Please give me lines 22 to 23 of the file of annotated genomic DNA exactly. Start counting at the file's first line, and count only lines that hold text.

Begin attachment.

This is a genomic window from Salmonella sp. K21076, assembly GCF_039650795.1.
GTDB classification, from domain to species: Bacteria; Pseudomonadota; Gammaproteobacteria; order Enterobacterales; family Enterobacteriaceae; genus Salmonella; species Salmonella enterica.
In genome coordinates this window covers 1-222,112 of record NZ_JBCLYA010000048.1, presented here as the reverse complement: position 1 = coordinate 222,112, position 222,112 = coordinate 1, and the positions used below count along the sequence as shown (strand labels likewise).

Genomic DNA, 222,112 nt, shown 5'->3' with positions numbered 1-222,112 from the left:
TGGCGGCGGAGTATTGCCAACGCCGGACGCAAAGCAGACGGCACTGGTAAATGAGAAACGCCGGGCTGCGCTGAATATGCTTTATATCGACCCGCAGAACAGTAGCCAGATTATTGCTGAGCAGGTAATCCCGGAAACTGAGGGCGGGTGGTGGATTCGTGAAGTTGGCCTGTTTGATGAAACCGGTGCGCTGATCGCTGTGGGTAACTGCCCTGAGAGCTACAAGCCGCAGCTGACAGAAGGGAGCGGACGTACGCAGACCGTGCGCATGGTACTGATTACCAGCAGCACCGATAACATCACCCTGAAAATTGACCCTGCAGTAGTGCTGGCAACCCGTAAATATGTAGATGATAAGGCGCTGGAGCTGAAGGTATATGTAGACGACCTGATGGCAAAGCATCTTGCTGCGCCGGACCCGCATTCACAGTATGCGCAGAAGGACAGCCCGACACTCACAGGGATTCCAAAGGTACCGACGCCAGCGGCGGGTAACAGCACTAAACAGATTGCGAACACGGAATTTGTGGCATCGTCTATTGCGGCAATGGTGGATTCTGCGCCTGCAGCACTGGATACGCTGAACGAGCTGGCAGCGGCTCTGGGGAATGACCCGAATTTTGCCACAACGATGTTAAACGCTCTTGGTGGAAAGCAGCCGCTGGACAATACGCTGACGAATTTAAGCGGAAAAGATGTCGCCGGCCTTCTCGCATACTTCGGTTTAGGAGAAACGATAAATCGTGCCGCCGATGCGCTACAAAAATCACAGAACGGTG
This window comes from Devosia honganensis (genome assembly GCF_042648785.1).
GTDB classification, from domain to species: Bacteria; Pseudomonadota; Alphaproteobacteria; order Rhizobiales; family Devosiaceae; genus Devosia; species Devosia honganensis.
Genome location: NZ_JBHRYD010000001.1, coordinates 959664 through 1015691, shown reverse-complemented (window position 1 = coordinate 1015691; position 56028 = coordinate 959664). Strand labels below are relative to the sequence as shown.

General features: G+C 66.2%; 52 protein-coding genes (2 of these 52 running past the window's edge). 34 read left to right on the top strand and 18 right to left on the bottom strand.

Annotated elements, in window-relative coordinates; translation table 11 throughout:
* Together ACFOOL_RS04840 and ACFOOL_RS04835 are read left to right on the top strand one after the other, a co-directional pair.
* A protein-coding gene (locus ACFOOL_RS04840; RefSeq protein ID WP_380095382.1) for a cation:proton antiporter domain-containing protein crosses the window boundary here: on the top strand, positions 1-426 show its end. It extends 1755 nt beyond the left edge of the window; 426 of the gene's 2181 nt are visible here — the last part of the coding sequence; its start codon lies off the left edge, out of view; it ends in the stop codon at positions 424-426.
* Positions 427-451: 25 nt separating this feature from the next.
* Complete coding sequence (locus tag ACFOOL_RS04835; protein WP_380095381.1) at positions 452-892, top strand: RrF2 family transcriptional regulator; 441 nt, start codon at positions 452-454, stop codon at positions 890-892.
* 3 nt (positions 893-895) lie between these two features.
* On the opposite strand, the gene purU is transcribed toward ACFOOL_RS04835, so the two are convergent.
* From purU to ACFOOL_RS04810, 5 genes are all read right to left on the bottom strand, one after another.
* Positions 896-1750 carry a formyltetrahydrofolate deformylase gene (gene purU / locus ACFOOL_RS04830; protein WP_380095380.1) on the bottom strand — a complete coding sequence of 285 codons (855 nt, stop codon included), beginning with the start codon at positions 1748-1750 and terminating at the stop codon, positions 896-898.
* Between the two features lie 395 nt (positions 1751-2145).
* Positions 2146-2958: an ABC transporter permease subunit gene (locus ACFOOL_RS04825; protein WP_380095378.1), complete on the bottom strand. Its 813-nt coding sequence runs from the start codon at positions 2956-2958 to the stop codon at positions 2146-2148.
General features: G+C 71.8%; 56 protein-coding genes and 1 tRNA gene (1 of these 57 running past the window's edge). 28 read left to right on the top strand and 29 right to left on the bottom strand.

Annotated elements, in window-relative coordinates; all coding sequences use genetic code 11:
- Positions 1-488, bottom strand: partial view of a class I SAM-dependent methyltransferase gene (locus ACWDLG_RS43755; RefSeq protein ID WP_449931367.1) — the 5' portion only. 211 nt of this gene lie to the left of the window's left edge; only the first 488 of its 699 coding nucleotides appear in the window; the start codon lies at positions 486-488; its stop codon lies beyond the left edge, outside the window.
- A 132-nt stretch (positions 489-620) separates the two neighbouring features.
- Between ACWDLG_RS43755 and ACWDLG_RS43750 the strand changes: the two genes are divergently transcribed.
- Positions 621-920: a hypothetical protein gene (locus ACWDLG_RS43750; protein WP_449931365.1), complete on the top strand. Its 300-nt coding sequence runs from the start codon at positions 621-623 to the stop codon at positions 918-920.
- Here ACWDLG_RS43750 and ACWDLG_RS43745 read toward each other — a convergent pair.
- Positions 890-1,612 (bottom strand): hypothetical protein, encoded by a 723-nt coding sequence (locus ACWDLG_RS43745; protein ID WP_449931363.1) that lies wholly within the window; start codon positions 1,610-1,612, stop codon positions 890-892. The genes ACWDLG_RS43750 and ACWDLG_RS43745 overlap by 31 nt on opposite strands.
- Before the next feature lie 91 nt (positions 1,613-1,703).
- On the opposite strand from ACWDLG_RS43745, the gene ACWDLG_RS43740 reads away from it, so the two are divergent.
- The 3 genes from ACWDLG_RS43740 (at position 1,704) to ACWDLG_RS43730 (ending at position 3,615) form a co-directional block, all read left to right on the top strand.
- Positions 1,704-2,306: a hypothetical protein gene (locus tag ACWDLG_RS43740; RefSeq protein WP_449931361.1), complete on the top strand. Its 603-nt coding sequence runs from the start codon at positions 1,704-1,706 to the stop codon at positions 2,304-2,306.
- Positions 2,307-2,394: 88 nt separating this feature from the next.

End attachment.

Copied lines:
Annotated elements, in window-relative coordinates; all coding sequences use genetic code 11:
- Positions 1-488, bottom strand: partial view of a class I SAM-dependent methyltransferase gene (locus ACWDLG_RS43755; RefSeq protein ID WP_449931367.1) — the 5' portion only. 211 nt of this gene lie to the left of the window's left edge; only the first 488 of its 699 coding nucleotides appear in the window; the start codon lies at positions 486-488; its stop codon lies beyond the left edge, outside the window.